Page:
So...if the Blazen is stainless (is it clad?) then I would proably go with that. As good as the Misono and a better blade. If not, then I probably lean towards the Tojiro since I like the better steel (stays razor sharp longer).
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wickidpisa



Joined: 23 Sep 2005
Posts: 2

PostPosted: Fri Sep 23, 2005 6:52 pm    Post subject: Reply with quote

GarlickyGeek wrote:
On a related but different note, what would you consider to be the best tool for very thin slices of fresh garlic?


They actually sell tiny mandolins made specifically for slicing very thin garlic slices. You should, of course, still buy a good knife, but if you slice a lot of garlic, it may be easier to use this to get really thin slices.
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GarlickyGeek



Joined: 22 Sep 2005
Posts: 5
Location: East Coast

PostPosted: Fri Sep 23, 2005 8:31 pm    Post subject: Reply with quote

wickidpisa,
I have this very tool at home. Depending upon what I am cooking and how I am oooking it, the slices this thing makes are either a bit too thick or a bit too thin. I don't think they make them adjustable thickness, or if they do then I clearly bought the wrong tool.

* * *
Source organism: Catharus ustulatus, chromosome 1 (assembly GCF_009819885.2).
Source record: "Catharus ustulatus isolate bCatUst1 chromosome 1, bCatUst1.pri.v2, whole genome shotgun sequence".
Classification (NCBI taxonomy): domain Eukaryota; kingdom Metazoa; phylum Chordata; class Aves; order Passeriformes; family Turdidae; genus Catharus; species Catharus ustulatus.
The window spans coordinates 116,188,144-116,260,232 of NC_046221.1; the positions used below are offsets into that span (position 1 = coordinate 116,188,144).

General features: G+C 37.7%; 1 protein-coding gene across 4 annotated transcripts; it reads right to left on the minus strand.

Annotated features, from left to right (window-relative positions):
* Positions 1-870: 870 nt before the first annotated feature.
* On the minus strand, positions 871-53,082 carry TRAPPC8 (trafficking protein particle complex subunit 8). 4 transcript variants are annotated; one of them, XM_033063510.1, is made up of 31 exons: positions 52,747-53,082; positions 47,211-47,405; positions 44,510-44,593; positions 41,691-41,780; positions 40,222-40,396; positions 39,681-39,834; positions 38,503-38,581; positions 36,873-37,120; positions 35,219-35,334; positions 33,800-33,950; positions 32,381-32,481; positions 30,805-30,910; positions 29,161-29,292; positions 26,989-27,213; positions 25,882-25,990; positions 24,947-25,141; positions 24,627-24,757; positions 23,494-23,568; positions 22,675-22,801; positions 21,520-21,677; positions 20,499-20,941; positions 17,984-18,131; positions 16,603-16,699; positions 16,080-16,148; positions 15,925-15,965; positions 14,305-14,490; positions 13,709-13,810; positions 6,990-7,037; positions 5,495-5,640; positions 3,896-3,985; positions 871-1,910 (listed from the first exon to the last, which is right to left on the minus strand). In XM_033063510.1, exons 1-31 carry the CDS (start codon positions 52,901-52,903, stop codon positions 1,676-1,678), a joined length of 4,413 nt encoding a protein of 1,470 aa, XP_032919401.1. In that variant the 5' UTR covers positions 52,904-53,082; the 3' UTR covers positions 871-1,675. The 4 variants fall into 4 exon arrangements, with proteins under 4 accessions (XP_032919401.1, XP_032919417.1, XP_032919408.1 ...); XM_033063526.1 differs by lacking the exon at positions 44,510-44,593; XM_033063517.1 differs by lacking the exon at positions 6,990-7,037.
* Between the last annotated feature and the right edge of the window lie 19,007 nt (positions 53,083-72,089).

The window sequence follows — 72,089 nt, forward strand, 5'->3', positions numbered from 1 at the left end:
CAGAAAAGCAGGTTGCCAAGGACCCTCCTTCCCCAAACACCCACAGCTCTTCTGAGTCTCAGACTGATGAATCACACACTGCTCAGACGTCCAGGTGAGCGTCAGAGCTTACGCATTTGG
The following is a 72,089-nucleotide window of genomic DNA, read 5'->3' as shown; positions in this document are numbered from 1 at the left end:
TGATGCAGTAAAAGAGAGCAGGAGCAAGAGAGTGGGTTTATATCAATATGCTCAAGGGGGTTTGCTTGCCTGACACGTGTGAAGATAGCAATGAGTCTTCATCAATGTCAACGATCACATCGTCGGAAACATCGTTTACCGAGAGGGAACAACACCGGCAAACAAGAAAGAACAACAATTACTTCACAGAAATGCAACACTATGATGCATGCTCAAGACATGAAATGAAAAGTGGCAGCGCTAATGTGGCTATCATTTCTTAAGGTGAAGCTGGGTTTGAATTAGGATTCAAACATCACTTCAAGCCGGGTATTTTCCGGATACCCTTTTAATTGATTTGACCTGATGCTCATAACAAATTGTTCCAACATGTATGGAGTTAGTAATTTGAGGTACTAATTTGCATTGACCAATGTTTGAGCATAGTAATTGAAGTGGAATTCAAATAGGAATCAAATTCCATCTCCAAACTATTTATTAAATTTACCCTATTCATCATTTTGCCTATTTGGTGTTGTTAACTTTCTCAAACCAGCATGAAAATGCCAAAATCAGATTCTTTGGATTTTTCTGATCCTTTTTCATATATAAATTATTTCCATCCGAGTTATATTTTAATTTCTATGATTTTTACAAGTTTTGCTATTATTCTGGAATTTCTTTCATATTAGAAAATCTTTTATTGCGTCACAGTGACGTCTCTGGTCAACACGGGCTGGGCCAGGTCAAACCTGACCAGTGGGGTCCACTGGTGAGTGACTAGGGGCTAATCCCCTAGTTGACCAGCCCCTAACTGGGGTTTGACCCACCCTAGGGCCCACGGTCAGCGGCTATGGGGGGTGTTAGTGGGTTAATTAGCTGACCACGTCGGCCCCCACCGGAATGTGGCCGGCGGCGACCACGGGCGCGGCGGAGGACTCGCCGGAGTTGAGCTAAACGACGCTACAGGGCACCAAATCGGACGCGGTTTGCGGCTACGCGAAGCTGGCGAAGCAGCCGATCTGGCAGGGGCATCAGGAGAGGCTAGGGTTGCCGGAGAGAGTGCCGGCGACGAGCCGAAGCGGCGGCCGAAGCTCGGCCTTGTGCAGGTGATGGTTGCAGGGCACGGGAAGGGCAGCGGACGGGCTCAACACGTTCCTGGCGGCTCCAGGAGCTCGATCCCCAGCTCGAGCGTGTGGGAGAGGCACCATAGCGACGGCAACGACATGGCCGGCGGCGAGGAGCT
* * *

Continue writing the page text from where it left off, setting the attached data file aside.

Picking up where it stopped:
I am just so used to having complete control over size, shape, and thickness of everything that goes into a recipe when you have the right knife that I use the cleaver or even a big gyuto on garlic cloves. I know, I should use the right tool for the job...
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jagstyle



Joined: 08 Aug 2005
Posts: 45
Location: CA

PostPosted: Mon Sep 26, 2005 4:42 pm    Post subject: Reply with quote

GarlickyGeek wrote:
So...if the Blazen is stainless (is it clad?) then I would proably go with that. As good as the Misono and a better blade. If not, then I probably lean towards the Tojiro since I like the better steel (stays razor sharp longer).


The Blazen is basically the same blade as the Tojiro (material wise) but with a better handle and better quality control. So yes, it is a sandwich construction (Warikomi) like the Tojiro PS and is stainless...

I have not seen any discoloration on the powdered tool steel core of my Tojiro so I consider the whole knife stainless rather than stainless with a carbon steel core. This is also the experience of others on those forums that I just never shut up about.

My recommendation would be to keep the knife out of the reach of family members...

enjoy shopping!
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albino
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PostPosted: Sat Dec 24, 2005 1:09 am    Post subject: Reply with quote

jagstyle,

did you ever use a Mizuno?

you posted a knife, foto, a deba, WOW, who is the maker?